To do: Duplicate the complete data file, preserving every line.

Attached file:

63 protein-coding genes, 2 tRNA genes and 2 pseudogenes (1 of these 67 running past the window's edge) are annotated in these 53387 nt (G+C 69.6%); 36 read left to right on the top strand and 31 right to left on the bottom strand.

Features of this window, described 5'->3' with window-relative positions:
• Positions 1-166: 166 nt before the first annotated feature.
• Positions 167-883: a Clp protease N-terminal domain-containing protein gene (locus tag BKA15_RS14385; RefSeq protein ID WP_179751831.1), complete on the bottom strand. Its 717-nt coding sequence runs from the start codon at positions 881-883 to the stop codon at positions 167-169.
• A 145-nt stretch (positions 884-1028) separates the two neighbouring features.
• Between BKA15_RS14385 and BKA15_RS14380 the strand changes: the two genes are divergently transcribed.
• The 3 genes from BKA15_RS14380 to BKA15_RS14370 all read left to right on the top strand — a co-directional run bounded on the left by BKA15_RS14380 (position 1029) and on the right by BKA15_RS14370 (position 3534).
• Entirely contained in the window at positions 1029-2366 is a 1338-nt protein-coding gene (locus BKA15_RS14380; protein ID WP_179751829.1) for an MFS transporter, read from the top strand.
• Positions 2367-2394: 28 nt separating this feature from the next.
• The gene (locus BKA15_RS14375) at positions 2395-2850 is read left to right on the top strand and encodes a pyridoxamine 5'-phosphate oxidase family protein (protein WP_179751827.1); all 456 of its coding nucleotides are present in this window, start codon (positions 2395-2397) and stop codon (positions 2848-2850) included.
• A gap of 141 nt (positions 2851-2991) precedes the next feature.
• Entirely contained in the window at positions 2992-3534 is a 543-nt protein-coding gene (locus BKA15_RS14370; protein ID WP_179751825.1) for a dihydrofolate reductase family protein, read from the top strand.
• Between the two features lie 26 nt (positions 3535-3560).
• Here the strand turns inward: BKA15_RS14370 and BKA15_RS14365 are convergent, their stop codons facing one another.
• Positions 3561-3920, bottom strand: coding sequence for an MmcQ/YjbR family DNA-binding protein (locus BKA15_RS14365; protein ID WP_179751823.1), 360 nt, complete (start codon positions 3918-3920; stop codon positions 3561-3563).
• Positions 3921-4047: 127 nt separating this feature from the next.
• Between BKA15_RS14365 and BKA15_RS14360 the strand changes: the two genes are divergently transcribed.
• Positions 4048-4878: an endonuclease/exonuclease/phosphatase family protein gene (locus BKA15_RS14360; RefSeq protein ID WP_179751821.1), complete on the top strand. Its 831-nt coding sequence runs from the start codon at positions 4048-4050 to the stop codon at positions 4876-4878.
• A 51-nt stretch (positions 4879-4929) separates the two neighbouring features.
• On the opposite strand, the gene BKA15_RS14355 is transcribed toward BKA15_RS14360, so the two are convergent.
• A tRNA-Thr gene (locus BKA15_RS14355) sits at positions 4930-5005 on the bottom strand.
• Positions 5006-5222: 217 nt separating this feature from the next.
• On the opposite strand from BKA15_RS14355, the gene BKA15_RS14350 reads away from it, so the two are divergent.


63 protein-coding genes, 2 tRNA genes and 2 pseudogenes (1 of these 67 running past the window's edge) are annotated in these 53387 nt (G+C 69.6%); 36 read left to right on the top strand and 31 right to left on the bottom strand.

Features of this window, described 5'->3' with window-relative positions:
• Positions 1-166: 166 nt before the first annotated feature.
• Positions 167-883: a Clp protease N-terminal domain-containing protein gene (locus tag BKA15_RS14385; RefSeq protein ID WP_179751831.1), complete on the bottom strand. Its 717-nt coding sequence runs from the start codon at positions 881-883 to the stop codon at positions 167-169.
• A 145-nt stretch (positions 884-1028) separates the two neighbouring features.
• Between BKA15_RS14385 and BKA15_RS14380 the strand changes: the two genes are divergently transcribed.
• The 3 genes from BKA15_RS14380 to BKA15_RS14370 all read left to right on the top strand — a co-directional run bounded on the left by BKA15_RS14380 (position 1029) and on the right by BKA15_RS14370 (position 3534).
• Entirely contained in the window at positions 1029-2366 is a 1338-nt protein-coding gene (locus BKA15_RS14380; protein ID WP_179751829.1) for an MFS transporter, read from the top strand.
• Positions 2367-2394: 28 nt separating this feature from the next.
• The gene (locus BKA15_RS14375) at positions 2395-2850 is read left to right on the top strand and encodes a pyridoxamine 5'-phosphate oxidase family protein (protein WP_179751827.1); all 456 of its coding nucleotides are present in this window, start codon (positions 2395-2397) and stop codon (positions 2848-2850) included.
• A gap of 141 nt (positions 2851-2991) precedes the next feature.
• Entirely contained in the window at positions 2992-3534 is a 543-nt protein-coding gene (locus BKA15_RS14370; protein ID WP_179751825.1) for a dihydrofolate reductase family protein, read from the top strand.
• Between the two features lie 26 nt (positions 3535-3560).
• Here the strand turns inward: BKA15_RS14370 and BKA15_RS14365 are convergent, their stop codons facing one another.
• Positions 3561-3920, bottom strand: coding sequence for an MmcQ/YjbR family DNA-binding protein (locus BKA15_RS14365; protein ID WP_179751823.1), 360 nt, complete (start codon positions 3918-3920; stop codon positions 3561-3563).
• Positions 3921-4047: 127 nt separating this feature from the next.
• Between BKA15_RS14365 and BKA15_RS14360 the strand changes: the two genes are divergently transcribed.
• Positions 4048-4878: an endonuclease/exonuclease/phosphatase family protein gene (locus BKA15_RS14360; RefSeq protein ID WP_179751821.1), complete on the top strand. Its 831-nt coding sequence runs from the start codon at positions 4048-4050 to the stop codon at positions 4876-4878.
• A 51-nt stretch (positions 4879-4929) separates the two neighbouring features.
• On the opposite strand, the gene BKA15_RS14355 is transcribed toward BKA15_RS14360, so the two are convergent.
• A tRNA-Thr gene (locus BKA15_RS14355) sits at positions 4930-5005 on the bottom strand.
• Positions 5006-5222: 217 nt separating this feature from the next.
• On the opposite strand from BKA15_RS14355, the gene BKA15_RS14350 reads away from it, so the two are divergent.